Ice Dams: Getting to the Root of the Issue

by ‐ Tags: alternative energy, building science

With winter storm season in full swing, it's a good time to think about dealing with recurring and damaging ice dams.  Ice damming is a common issue for multifamily building owners in colder climates, especially in regions that have older building stock. But ice dams are a preventable and solvable problem.

Ice dam View image at Wikipedia

Chronic ice dams can ruin your building by damaging shingles and gutters. In an area like Boston, which receives about 43 inches of snowfall annually, all that snow often ends up at the edge of your roof as a mountain. Severe cases of damming can cause building leaks that lead to deterioration, mold, and expensive repairs (not to mention the dangers from falling ice!)

The good news is that ice dams are a solvable problem. The even better news is that properly solving your ice dam problem will lead to lower energy costs and a more comfortable building.  Common ice dam fixes focus on getting rid of snow and ice by raking the lower portion of roofs, chipping away ice that has already formed, or installing heated coils along the roof edge.  Unfortunately, these fixes are only band-aids and don’t get to the root of the problem.

Ice damming is primarily caused by heat loss in buildings. The lost heat melts snow, which then refreezes at the roof edge forming the ice dam. The solution is to keep the roof deck cold in order to prevent this chronic melting.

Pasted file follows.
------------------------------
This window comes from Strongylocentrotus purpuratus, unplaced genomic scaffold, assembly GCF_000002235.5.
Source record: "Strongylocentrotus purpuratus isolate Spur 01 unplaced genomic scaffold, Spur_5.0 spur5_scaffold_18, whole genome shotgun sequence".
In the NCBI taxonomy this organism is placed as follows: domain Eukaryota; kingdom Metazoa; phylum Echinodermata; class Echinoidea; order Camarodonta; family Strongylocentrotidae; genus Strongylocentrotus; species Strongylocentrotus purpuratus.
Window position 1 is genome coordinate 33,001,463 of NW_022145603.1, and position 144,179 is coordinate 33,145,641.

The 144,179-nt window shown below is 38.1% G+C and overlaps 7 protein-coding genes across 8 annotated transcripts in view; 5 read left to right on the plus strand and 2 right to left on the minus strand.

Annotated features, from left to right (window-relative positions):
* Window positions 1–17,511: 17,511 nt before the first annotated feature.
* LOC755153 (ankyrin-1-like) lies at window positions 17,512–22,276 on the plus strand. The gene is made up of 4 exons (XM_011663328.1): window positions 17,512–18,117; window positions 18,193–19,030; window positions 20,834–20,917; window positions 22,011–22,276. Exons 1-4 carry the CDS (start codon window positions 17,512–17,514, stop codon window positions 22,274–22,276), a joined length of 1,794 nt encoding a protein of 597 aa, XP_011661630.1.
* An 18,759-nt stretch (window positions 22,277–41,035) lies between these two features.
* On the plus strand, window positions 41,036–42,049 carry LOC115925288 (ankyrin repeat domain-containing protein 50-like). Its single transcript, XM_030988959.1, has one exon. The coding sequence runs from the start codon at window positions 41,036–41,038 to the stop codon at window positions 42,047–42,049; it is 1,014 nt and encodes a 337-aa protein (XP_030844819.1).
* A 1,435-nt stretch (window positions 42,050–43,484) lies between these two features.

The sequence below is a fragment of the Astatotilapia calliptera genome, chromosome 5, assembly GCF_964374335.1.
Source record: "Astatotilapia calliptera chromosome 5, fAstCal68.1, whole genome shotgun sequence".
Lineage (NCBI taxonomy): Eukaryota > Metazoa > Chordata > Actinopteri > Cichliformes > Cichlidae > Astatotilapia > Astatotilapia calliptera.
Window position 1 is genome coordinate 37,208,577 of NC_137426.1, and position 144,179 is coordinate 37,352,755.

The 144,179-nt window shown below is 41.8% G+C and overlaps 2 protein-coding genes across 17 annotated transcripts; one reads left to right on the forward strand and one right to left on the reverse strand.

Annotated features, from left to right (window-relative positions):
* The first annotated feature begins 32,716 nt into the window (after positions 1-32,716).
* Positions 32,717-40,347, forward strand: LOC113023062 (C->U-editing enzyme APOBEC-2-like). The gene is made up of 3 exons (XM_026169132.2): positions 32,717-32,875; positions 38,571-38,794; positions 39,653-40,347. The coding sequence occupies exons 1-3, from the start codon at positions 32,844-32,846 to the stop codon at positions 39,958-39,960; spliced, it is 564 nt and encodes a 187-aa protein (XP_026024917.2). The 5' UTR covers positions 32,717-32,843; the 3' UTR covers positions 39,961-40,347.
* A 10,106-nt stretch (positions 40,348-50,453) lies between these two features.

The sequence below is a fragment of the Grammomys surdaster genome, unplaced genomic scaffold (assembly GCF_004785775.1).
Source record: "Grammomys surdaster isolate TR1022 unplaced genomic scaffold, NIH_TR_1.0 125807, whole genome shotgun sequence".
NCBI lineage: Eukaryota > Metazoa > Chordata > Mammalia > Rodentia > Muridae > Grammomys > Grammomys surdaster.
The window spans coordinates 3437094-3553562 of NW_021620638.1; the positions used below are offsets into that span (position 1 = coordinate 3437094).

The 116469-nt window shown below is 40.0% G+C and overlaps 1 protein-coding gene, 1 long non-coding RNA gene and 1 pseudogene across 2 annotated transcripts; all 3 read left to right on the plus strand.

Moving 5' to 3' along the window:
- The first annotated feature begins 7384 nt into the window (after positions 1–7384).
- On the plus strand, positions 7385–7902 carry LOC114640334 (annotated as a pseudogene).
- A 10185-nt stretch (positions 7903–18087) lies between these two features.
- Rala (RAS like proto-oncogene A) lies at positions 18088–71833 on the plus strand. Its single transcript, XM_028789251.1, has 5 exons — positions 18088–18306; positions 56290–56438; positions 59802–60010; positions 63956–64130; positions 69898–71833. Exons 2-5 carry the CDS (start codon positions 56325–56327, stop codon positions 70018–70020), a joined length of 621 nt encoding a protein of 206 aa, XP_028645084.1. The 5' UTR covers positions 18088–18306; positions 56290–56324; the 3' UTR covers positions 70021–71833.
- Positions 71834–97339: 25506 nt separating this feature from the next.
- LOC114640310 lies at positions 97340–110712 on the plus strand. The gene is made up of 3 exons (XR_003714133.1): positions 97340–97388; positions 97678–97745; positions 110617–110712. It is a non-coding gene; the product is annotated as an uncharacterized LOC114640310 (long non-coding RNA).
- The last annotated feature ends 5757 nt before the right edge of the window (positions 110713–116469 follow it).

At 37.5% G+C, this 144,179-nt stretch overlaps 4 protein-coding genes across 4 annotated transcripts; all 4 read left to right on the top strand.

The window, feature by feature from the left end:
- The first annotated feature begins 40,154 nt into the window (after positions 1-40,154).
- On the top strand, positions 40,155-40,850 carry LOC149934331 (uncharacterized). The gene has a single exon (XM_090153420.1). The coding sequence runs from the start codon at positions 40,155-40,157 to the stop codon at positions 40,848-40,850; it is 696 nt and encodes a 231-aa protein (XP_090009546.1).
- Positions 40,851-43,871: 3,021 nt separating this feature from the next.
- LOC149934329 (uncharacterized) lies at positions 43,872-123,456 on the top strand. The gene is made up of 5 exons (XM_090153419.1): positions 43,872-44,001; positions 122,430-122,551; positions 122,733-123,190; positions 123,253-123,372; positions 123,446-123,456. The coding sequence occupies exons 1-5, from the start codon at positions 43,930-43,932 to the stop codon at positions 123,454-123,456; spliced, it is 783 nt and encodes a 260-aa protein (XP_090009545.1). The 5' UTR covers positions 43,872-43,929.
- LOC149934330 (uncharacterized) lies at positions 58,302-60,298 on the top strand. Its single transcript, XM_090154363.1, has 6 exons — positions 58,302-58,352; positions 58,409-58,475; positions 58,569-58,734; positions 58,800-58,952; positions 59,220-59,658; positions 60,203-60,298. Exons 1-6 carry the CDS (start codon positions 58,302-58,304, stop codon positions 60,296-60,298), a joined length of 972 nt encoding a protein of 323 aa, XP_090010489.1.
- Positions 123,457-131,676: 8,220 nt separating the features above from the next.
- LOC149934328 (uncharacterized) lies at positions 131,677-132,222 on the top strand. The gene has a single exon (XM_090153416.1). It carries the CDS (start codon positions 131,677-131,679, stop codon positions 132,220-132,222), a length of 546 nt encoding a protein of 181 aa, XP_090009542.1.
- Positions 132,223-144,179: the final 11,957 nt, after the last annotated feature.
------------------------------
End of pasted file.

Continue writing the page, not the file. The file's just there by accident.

Excessive heat loss is commonly caused by three factors: 

In a best case scenario, heating systems should not be located in an unconditioned attic space.  The system will operate more efficiently and heat from the system will not contribute to ice dams if it is located in a conditioned space.  This is true for the heating equipment as well as the ductwork, which is best maintained in a conditioned space.  If you can’t remove the ductwork from the unconditioned attic, make sure that the ducts are properly sealed to prevent leaks and well insulated to prevent conductive heat losses to the attic. 

To address conductive and air leakage heat losses, establish a thermal barrier that meets or exceeds the current building code for your jurisdiction and include an air barrier that stops warm air from escaping the thermal envelope.  This can be done on the attic floor with air sealing and installation of additional insulation, or it can be done on the roof surface with an air-impermeable insulation. 

Lastly, if you have a vented attic make sure that you have adequate ventilation area and that the ventilation is not blocked.  A properly vented attic keeps the roof surface cold to avoid ice dams, and will vent unwanted moisture to prevent building rot and mold build-up.

And keep this in mind as you work to prevent ice damming: attic insulation improvements are one of the most effective home improvement projects with respect to ROI. Some can pay for themselves in as few as two years! Check out this post for some great tips on green attic insulation.

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